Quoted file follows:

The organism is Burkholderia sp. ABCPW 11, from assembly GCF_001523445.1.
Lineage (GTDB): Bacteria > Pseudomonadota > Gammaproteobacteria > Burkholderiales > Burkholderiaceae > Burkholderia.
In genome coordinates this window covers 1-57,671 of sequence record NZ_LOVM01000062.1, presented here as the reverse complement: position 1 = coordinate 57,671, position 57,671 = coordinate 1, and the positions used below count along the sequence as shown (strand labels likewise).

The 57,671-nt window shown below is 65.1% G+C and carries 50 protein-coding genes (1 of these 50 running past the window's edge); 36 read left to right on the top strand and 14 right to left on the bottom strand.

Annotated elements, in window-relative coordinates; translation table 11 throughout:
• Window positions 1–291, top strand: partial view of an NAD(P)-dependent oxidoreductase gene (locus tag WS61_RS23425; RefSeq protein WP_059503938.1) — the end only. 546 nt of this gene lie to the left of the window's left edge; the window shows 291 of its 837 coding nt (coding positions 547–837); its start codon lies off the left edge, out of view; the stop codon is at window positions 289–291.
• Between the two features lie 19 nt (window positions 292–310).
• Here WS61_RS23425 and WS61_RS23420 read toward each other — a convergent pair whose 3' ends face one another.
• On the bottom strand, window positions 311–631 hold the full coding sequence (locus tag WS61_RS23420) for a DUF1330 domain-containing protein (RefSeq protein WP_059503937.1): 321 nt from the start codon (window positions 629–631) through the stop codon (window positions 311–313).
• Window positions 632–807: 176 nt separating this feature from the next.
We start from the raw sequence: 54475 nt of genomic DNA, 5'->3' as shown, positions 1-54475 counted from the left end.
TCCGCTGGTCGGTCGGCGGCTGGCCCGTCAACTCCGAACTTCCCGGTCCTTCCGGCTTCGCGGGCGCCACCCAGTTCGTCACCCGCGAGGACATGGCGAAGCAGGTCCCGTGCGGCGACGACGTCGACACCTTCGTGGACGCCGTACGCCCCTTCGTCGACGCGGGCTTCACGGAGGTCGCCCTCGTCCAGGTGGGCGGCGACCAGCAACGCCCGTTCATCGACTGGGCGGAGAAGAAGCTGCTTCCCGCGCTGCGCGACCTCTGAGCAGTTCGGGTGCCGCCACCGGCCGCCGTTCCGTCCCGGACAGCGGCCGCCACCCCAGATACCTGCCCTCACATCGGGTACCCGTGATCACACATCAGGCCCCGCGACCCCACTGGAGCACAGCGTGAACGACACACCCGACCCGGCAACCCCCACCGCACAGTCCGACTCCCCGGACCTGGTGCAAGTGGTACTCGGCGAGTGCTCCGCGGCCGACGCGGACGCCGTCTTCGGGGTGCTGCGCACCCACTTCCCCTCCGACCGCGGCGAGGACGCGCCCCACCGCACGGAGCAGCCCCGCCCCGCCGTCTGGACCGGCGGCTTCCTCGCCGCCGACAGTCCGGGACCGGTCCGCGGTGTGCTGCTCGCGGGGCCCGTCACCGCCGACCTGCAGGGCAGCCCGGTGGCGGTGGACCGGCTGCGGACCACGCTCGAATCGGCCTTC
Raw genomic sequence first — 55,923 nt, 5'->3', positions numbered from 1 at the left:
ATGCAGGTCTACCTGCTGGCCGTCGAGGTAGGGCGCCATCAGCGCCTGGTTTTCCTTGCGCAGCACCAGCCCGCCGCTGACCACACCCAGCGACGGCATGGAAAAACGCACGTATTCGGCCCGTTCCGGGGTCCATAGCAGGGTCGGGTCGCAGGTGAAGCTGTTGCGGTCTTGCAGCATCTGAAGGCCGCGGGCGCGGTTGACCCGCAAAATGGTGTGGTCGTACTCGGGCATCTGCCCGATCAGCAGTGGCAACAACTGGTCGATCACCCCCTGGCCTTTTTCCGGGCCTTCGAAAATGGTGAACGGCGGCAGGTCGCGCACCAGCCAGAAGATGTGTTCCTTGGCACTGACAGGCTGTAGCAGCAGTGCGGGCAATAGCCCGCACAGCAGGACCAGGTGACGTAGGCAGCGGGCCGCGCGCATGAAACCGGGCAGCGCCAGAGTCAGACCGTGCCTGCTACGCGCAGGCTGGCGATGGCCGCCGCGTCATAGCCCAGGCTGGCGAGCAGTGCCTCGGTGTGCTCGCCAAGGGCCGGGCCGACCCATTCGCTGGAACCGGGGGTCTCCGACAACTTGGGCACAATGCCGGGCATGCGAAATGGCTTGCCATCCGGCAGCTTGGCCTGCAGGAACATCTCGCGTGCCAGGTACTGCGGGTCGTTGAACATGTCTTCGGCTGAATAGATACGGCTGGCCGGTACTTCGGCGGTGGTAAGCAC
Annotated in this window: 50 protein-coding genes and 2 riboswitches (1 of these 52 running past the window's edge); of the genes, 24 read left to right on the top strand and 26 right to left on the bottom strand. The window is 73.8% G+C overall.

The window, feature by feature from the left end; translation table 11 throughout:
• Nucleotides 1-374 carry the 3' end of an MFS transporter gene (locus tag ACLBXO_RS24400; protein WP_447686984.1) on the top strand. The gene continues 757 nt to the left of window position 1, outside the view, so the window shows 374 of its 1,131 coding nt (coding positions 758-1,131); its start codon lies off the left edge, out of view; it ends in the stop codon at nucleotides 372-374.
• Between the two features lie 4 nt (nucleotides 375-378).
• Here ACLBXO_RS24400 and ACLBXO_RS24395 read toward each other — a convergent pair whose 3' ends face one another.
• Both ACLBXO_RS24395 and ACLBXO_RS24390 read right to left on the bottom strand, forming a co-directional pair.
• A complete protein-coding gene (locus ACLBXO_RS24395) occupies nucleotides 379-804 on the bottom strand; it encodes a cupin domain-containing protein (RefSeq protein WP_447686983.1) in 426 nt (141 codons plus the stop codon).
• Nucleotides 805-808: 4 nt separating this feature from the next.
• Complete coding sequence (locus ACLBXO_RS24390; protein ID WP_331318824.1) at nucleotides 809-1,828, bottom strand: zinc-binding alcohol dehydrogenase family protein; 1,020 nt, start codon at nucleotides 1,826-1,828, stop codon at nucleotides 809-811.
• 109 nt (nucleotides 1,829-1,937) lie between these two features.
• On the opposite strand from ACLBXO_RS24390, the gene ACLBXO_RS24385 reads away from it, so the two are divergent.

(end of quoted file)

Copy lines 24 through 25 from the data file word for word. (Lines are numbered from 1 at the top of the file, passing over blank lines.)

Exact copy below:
• 109 nt (nucleotides 1,829-1,937) lie between these two features.
• On the opposite strand from ACLBXO_RS24390, the gene ACLBXO_RS24385 reads away from it, so the two are divergent.